VCK is presently part of the DMK alliance, and has on various occasions stated that its immediate goal is to counter the growing right-wing forces. The other big regional party, AIADMK, is in alliance with the right-wing BJP.

Udhaya Kumar, a senior CPI(M) activist from Villupuram district, where the agitation took place, said referring to the memorial “I am not able to understand why DMK is doing this. Dalit groups may keep quiet now, but the move would surely have its repercussions”. “In fact the Vanniyar movement has intensified its anti-Dalit stand since the agitatons for reservations” he added.


The then AIADMK government resorted to police repression in response to The Vanniyar agitation in 1987, leaving 21 dead. Consequently, an anti-AIADMK sentiment emerged, which the succeeding DMK-led government sought to use to its advantage. 

Chief minister M Karunanidhi stopped the Backward Class (BC) survey and directly pushed for compartmental reservation within the BCs, and thereby partly fulfilling the Vanniyar Sangam demand.

The DMK government passed pensions for family members of the deceased, and martyr columns were erected in various spots in memory of the dead.

Thirty four years after the riots, the DMK continues to profit from the same agitations. September 17, 1987 is an important day for the Vanniyars. Local gatherings and protests are held every year and those who gave their lives to the cause are commemorated.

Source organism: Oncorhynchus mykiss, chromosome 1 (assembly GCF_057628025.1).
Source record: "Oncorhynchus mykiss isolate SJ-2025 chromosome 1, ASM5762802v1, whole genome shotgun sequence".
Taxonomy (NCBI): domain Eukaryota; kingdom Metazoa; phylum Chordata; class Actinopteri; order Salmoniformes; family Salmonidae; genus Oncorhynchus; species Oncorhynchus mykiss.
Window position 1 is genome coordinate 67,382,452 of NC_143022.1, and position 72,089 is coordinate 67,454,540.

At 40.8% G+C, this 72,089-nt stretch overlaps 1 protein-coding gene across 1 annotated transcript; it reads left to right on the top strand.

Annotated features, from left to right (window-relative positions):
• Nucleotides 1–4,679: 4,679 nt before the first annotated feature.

CM Stalin promised education as well as qualification-based government jobs for family members of those killed in the agitation that was led by the Vanniyar Sangam.

MP Ravikumar remarked “pensions to the families of the deceased was a good move by the DMK and is acceptable”. But he went on to ask “DMK has already given martyr columns for the deceased in different spots, what is the need for a separate memorial? On September 17 Villupuram remains tense, a distinct memorial gives space to mobilise a single caste in large numbers in one place that could have its consequences”.

He further added, “Instead, given that Vanniyars are an economically and educationally backward community, setting up universities would be more constructive. Speaking in the larger interest, I would say that a lot more can be done for the backward classes.”


Although the Sangam raked riots and attacked Dalit neighbourhoods, they got a large part of what they were fighting for, along with the expansion of their organisation.

Moreover, The Vanniyar Sangam leaders took no responsibility for the death of the 21 youngsters, instead they went on to build their organisation, gaining from the death of their cadre. Udhaya Kumar said “in fact the Vanniyar Sangam did nothing for the families of the dead. Many of the family members left the movement after the unexpected killings”.

Bringing together some 27 local Vanniyar organisations - with a younger, militant and educated leadership - but highly vulnerable cadres, the Sangam experienced phenomenal growth since 1986, particularly in the northern districts of Tamil Nadu. It eventually evolved into the political party PMK.

The Vanniyar agitations triggered vociferous claims and counter-claims from many other caste and communal organisations for their share of reservation benefits. Claims were made based on inflated estimates of their numerical strength in the state’s population in the hope that they may also get similar gains.

All of this leads on to one question: Whither social justice?